In Advance of His Akron Civic Show, Lewis Black Explains Why He Tries to Avoid Even Saying Trump's Name

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Comedian Lewis Black regularly touches on topics such as current events, social media, politics and anything else that “exposes the hypocrisy and madness in the world,” as he puts it.

Given the election of Donald Trump as president, Black's analysis of the "hypocrisy and madness in the world" seems all the more relevant. The comedian brings his Joke’s on Us tour to the Akron Civic Theatre. The performance begins at 8 p.m. on Thursday, Oct. 4.



During a recent phone call, Black, who refers to his interviews as “pontificating,” talks about the tour and his lengthy career.

Given the current political climate, the Joke’s on Us is a particularly fitting title for your current tour.
It seems like you could continue to call it that until this four years [of Donald Trump’s presidency] is over. I’ve never seen anything like this. I’ve made jokes about how if you think it’s crazy now, just wait. But this went two steps beyond that. The problem is that whenever you talk about this, the difference from the very beginning has been between the way I look at him and the way that somebody in Ohio looks at him is that I spent 40 years when he lived maybe a mile and a half away from me. That’s a big difference. You’re still just getting to know him. I started making jokes about him from the moment I moved to town. Why? Because he was funny. I’ve done it for 40 years. I’m sick of it. I’ve run out. You might as well just go back and watch the old tapes of me.



The current White House administration seems to offer comedians plenty of fresh material on a daily basis. What’s it like trying to keep up with it all?
I don’t keep up with it anymore. I don’t think it needs to be kept up with. I try to avoid saying his name. That’s my contribution to life. His name is said all the time — more so than anyone who’s ever been president. I don’t mention his name because I feel like when I do mention his name, his ears perk up. I talk about things you can do on both sides for the people who love him and the people who don’t love him. I try to think of solutions for your reaction when you wake up and turn on the TV. No matter what side you’re on, the reaction is “we’re all gonna die.” I talk about how if they economy is so great, why we can’t fix our roads or our infrastructure or our health care system or our Social Security or how to take care of the elderly, just for starters. The economy is so great that the average person can’t deal with more than their daily lives. This group of assholes can’t help but talk about how great the economy is. Both sides have done this for years, and both sides are reprehensible. Most of the people out there are lucky if they can make it until the end of the week if they don’t have something traumatic occur like a broken axle because of a pothole or having to take a kid to the hospital or not having enough money to buy groceries.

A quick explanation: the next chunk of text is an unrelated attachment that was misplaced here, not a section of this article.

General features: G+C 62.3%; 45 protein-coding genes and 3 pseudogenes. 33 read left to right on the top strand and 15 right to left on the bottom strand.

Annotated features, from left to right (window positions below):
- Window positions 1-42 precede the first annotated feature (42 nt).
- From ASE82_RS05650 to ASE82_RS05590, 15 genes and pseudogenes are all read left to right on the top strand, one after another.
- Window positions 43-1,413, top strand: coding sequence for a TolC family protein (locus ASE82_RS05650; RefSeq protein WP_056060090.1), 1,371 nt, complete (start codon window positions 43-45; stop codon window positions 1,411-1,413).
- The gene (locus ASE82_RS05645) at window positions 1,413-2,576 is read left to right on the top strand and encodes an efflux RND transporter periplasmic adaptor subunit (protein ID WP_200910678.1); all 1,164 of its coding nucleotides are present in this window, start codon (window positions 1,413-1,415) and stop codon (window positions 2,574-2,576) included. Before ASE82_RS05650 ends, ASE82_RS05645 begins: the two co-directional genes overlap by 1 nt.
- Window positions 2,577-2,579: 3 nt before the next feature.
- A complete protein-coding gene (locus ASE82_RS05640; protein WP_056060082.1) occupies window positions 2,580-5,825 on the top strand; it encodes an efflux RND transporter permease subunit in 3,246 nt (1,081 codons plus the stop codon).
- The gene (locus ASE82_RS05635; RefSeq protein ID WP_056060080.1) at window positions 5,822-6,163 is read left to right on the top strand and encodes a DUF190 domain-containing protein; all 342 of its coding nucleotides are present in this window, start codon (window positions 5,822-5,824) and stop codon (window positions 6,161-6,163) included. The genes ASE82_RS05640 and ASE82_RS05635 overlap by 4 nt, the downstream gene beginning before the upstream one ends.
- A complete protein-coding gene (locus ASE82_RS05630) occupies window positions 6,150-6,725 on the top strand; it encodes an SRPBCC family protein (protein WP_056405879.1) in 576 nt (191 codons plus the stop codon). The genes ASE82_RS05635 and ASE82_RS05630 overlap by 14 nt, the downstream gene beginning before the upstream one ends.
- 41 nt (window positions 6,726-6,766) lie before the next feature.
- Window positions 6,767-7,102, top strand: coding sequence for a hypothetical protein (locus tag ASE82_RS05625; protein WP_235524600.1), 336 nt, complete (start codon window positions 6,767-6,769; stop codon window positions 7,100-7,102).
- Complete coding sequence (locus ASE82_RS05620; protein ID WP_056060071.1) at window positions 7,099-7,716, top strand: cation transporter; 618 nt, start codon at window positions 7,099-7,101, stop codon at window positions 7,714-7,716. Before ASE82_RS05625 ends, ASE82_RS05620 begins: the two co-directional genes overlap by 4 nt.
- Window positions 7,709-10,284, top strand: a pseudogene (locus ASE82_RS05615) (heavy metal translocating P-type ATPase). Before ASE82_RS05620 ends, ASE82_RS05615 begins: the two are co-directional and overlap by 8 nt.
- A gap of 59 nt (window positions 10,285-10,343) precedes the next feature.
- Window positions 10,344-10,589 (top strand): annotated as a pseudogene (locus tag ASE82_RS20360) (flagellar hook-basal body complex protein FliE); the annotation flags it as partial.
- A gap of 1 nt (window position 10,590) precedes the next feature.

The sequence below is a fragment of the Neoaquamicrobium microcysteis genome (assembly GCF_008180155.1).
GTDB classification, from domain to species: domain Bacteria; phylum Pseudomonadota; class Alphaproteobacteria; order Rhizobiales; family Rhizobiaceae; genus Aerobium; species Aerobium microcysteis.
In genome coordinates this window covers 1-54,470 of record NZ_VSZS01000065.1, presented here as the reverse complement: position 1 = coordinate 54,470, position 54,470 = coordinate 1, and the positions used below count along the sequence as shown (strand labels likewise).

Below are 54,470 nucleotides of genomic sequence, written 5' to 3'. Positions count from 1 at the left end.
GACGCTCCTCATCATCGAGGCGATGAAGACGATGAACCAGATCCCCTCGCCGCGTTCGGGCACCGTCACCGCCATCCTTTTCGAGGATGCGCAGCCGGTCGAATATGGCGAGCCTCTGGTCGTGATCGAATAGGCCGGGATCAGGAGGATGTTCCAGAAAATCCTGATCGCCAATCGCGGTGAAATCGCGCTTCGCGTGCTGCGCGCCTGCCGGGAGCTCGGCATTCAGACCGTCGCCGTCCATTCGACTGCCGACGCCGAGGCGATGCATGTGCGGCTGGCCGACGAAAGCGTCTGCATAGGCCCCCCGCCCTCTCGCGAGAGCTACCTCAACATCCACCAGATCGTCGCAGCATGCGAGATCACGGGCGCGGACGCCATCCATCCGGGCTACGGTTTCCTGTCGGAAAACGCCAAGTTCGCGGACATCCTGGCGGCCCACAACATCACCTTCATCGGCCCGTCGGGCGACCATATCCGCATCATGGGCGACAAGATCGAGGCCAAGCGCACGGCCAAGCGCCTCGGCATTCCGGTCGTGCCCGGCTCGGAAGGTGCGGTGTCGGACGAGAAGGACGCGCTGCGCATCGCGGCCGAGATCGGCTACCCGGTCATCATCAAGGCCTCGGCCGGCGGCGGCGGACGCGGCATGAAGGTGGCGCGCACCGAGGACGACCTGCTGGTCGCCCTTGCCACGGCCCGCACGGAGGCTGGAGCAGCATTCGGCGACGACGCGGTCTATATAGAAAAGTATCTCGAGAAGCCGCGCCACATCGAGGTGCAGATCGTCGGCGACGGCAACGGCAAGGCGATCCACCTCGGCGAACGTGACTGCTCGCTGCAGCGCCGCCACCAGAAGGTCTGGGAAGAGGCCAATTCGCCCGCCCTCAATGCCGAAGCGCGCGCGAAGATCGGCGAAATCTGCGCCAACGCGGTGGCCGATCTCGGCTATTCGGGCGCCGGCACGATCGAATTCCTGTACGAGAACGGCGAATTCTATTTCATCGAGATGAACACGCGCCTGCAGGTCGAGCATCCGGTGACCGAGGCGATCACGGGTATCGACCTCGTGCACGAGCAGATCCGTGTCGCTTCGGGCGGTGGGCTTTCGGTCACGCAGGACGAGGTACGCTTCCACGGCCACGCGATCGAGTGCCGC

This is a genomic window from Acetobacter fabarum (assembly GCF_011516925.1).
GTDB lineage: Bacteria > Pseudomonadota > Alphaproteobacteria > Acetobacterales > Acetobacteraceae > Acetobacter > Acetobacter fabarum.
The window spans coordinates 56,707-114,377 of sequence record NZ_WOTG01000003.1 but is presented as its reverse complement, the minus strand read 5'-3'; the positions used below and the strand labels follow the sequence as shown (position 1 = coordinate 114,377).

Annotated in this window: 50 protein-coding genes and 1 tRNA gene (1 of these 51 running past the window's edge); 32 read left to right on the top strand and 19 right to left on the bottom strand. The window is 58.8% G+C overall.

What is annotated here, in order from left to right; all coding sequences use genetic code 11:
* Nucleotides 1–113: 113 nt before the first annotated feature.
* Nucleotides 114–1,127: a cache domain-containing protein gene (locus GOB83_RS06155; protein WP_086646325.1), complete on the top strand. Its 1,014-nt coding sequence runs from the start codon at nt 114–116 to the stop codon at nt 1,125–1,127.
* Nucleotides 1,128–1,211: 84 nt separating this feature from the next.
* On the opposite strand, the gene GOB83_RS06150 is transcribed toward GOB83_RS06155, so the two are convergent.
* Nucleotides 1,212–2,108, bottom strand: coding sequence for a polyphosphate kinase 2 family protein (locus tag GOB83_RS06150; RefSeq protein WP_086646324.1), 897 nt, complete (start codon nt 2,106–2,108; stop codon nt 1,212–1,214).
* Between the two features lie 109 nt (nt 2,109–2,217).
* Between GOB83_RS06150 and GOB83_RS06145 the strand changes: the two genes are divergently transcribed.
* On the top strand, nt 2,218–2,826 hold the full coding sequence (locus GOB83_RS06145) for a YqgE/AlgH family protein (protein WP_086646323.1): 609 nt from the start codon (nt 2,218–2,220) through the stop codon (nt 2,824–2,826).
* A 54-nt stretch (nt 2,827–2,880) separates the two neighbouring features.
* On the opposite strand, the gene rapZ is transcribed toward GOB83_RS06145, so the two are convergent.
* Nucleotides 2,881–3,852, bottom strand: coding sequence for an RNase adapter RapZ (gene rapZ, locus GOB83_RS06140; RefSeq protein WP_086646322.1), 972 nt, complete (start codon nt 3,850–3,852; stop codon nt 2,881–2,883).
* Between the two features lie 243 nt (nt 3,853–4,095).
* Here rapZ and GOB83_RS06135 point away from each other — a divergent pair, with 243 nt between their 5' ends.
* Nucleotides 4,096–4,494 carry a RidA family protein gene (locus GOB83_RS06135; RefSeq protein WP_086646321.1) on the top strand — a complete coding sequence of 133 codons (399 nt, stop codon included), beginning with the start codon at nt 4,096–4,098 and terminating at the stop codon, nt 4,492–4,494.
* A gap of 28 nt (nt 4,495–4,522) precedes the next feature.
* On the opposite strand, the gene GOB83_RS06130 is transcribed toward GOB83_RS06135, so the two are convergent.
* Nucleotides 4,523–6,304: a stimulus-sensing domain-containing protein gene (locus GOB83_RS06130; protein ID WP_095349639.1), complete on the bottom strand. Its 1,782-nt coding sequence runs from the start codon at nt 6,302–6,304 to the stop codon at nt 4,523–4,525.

Is there any hope that things will get better?
The hope I have is that most of the American people get it. They’re just not given any choice. They’re just not led properly or spoken to if they have any intelligence whatsoever. For all [Republicans and Democrats] don’t like the Chinese and Russians, both sides [imitate those countries’ governments] by just pumping the same message out over and over and over.

You recently participated in a panel discussion dubbed Comedy and the First Amendment: How Far is Too Far and Who Decides. What was that like?
It was great. [Comedian Lenny Bruce's daughter] Kitty Bruce gave the personal account of what it was like to see her father’s rights taken away. The lawyer on the panel was exceptional. He defended Larry Flynt. It’s online, and you should watch it just to see what he brings to the table. I was there to provide some humor for the proceedings; otherwise, it’s really depressing.

Would you say that we still live in a democracy?
"Idiocracy" is a good description of it. People go into a voting booth, and there are two names there, Most of the time, there’s no choice. You’d be better off touching yourself for 30 seconds.

There’s so much voter suppression and gerrymandering too.
There is. I do stuff for the ACLU in terms of voter rights. Why would you suppress voting? It’s just amazing. It’s hard enough to get people to vote, and now, you’re going to make it harder. Why would you come up with an obstacle? The gerrymandering goes way back. It’s both sides and how the Supreme Court hasn’t taken it on is beyond me.

If you’re funniest when you’re angry, you must be at your funniest at the moment.
I’m pretty good now. I came back big time. I am funniest when I’m angry. I was talking to Kathleen Madigan today about doing interviews. My interviews aren’t as funny as my stage performances. When someone calls during the day and I’ve been through [Brett] Kavanough 6.7, it’s like, “Really?” Plus, he’s from Maryland, which is where I’m from, and went to Georgetown Prep, which always irritated me as a public school student.

You’ve had such a long and successful career, but you’re now 70. Do you ever think about retiring.
I’ll think about it when I hang up now. I don’t think about retiring. I think about performing a little less. I opened for Kathleen [Madigan] in Atlantic City. I went to open for her and to hang out. I said that was what I was going to do. I was going to transition and become her opening act and would eventually just be in the audience heckling her. I think I will continue to perform on one level or another. I will do panels and sit down with really smart people and talk about stuff. I will also probably transition out of performing to do more writing.

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